Vietnam's business environment is generally poor. The country is run by a Communist government, which exerts strong control over business. This is particular true in the education sector, where in 2012 Decree 73 was passed, placing strict rules for foreign educational institutions operating in Vietnam. The minimum investment is set at $15million USD, and there is a minimum cost per student of $7,500 USD. This places a cap on the size of the market. Furthermore, the venture has to include content developed by Vietnamese educational institutions, which is sort of counter to the point of getting an EMBA from a western school, and therefore lowers the attractiveness of the product There are stipulations with respect to teacher-student ratio as well (ICEF, 2012)

While entrepreneurism is high in Vietnam, bureaucracy is also high. Corruption is a major issue, and Vietnam ranks 112th out of 168 countries on the corruption perceptions index (Transparency International, 2016). The government has, however, made significant investments in its education system in recent years, leading to decent scores on international evaluations (The Economist, 2013), though there remains concern about the high dropout rate. This investment in education provides a decent baseline level of knowledge, which makes Vietnamese students who enter EMBA programs in their 20s and 30s better-equipped to succeed, having already established literacy and numeracy.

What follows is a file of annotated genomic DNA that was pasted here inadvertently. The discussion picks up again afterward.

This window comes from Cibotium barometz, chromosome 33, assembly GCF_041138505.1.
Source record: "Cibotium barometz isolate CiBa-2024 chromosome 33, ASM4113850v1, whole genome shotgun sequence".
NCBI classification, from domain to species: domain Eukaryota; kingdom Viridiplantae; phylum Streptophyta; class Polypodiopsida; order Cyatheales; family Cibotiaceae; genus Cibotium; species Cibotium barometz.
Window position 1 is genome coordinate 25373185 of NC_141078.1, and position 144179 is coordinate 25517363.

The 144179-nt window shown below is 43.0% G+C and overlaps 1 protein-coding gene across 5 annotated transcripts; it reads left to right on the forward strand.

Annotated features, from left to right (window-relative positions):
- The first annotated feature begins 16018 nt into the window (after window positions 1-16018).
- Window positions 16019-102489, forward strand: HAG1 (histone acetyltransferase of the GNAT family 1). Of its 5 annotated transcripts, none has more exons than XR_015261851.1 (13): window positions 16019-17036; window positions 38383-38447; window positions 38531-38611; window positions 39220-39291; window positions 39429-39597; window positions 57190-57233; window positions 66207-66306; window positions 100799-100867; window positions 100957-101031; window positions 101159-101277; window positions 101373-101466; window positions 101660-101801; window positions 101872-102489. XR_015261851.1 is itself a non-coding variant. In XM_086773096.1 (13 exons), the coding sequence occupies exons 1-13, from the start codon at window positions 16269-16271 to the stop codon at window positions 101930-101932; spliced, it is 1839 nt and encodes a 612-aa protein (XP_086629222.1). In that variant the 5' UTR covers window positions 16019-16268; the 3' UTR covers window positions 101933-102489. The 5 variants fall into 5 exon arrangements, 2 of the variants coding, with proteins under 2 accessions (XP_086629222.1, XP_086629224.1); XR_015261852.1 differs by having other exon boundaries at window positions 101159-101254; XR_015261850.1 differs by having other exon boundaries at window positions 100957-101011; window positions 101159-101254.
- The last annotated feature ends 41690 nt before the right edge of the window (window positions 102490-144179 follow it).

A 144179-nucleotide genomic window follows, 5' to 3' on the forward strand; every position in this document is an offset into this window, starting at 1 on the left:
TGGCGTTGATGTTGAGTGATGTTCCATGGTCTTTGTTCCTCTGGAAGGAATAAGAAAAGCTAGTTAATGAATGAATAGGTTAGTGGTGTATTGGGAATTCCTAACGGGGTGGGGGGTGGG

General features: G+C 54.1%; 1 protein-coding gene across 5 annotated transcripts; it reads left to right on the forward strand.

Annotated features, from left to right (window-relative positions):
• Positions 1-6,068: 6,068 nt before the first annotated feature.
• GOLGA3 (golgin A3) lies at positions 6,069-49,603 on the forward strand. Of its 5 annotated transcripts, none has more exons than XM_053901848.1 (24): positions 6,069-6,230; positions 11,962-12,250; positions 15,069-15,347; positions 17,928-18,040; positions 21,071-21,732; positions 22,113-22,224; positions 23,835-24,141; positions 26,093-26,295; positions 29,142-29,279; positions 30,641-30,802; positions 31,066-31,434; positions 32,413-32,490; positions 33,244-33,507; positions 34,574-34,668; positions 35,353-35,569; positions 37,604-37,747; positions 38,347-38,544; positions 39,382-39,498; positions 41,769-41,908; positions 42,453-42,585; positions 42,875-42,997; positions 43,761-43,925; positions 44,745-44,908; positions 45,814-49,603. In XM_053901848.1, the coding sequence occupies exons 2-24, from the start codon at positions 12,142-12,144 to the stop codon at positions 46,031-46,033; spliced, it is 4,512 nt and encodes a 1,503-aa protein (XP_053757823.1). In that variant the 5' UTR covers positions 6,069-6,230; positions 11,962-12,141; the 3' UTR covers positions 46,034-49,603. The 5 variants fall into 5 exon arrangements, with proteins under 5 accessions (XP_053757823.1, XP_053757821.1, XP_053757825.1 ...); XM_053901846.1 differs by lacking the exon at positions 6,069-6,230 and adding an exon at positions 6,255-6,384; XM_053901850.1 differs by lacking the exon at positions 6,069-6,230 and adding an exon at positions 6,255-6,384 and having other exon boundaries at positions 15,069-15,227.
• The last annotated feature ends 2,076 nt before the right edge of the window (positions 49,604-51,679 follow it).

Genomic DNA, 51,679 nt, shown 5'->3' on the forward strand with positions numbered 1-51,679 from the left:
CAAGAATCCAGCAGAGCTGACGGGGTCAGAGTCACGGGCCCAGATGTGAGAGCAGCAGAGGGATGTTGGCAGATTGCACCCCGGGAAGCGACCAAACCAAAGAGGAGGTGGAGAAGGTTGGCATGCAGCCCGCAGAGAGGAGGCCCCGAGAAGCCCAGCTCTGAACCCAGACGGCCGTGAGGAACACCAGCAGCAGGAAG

There is also the issue of gender in terms of the market. In general, EMBA programs are valuable for women, who perform well in these programs in terms of expected outcomes of broadened perspectives and cognitive flexibility (Hilgert, 1998). Female entrepreneurship is viewed as a pathway to economic growth, unlocking the abilities of 50% of the population that in many cultures ends up shut off from economic opportunity (Kobeissi, 2010). Female entrepreneurs have been identified as important to economic growth in Vietnam specifically (Gerrard, Schoch & Cunningham, 2007). There is definitely a market for female participation in the EMBA program, though in a country where female entrepreneurs are still expected to play traditional roles in the home, it is worth studying what accommodations need to be made in order to effectively target this market.